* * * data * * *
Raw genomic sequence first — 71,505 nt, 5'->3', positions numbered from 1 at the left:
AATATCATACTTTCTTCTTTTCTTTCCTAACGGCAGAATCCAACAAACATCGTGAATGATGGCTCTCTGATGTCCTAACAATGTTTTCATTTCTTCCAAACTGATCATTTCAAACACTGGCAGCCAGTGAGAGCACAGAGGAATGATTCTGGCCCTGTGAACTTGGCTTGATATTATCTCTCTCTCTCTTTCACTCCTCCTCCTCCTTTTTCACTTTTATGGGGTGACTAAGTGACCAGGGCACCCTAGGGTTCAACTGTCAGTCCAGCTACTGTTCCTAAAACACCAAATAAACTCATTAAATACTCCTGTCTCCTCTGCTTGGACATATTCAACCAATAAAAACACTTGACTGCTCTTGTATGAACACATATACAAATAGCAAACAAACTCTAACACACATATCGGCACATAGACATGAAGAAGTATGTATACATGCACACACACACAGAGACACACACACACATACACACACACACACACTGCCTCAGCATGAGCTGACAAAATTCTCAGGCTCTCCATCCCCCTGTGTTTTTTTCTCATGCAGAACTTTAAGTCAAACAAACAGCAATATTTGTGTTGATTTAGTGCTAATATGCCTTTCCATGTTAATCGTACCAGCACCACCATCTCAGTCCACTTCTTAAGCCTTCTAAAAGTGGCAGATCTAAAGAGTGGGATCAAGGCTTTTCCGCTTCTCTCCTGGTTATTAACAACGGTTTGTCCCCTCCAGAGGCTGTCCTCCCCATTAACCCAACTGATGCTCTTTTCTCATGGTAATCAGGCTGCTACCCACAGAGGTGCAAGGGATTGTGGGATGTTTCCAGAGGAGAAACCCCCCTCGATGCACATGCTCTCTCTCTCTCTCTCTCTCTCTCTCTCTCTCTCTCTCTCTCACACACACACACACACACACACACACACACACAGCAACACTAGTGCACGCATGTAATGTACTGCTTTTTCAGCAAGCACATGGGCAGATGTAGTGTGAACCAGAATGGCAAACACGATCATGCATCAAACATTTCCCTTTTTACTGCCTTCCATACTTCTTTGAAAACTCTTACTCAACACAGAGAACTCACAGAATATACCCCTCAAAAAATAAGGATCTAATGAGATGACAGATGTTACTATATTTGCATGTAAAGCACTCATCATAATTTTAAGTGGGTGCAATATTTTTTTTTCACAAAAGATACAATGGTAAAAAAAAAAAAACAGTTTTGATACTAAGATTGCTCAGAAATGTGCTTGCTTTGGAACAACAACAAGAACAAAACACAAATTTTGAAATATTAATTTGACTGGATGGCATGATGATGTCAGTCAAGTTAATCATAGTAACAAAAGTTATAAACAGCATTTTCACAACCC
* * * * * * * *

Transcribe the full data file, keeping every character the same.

Raw genomic sequence first — 71,505 nt, 5'->3', positions numbered from 1 at the left:
AATATCATACTTTCTTCTTTTCTTTCCTAACGGCAGAATCCAACAAACATCGTGAATGATGGCTCTCTGATGTCCTAACAATGTTTTCATTTCTTCCAAACTGATCATTTCAAACACTGGCAGCCAGTGAGAGCACAGAGGAATGATTCTGGCCCTGTGAACTTGGCTTGATATTATCTCTCTCTCTCTTTCACTCCTCCTCCTCCTTTTTCACTTTTATGGGGTGACTAAGTGACCAGGGCACCCTAGGGTTCAACTGTCAGTCCAGCTACTGTTCCTAAAACACCAAATAAACTCATTAAATACTCCTGTCTCCTCTGCTTGGACATATTCAACCAATAAAAACACTTGACTGCTCTTGTATGAACACATATACAAATAGCAAACAAACTCTAACACACATATCGGCACATAGACATGAAGAAGTATGTATACATGCACACACACACAGAGACACACACACACATACACACACACACACACTGCCTCAGCATGAGCTGACAAAATTCTCAGGCTCTCCATCCCCCTGTGTTTTTTTCTCATGCAGAACTTTAAGTCAAACAAACAGCAATATTTGTGTTGATTTAGTGCTAATATGCCTTTCCATGTTAATCGTACCAGCACCACCATCTCAGTCCACTTCTTAAGCCTTCTAAAAGTGGCAGATCTAAAGAGTGGGATCAAGGCTTTTCCGCTTCTCTCCTGGTTATTAACAACGGTTTGTCCCCTCCAGAGGCTGTCCTCCCCATTAACCCAACTGATGCTCTTTTCTCATGGTAATCAGGCTGCTACCCACAGAGGTGCAAGGGATTGTGGGATGTTTCCAGAGGAGAAACCCCCCTCGATGCACATGCTCTCTCTCTCTCTCTCTCTCTCTCTCTCTCTCTCTCTCTCTCACACACACACACACACACACACACACACACACAGCAACACTAGTGCACGCATGTAATGTACTGCTTTTTCAGCAAGCACATGGGCAGATGTAGTGTGAACCAGAATGGCAAACACGATCATGCATCAAACATTTCCCTTTTTACTGCCTTCCATACTTCTTTGAAAACTCTTACTCAACACAGAGAACTCACAGAATATACCCCTCAAAAAATAAGGATCTAATGAGATGACAGATGTTACTATATTTGCATGTAAAGCACTCATCATAATTTTAAGTGGGTGCAATATTTTTTTTTCACAAAAGATACAATGGTAAAAAAAAAAAAACAGTTTTGATACTAAGATTGCTCAGAAATGTGCTTGCTTTGGAACAACAACAAGAACAAAACACAAATTTTGAAATATTAATTTGACTGGATGGCATGATGATGTCAGTCAAGTTAATCATAGTAACAAAAGTTATAAACAGCATTTTCACAACCC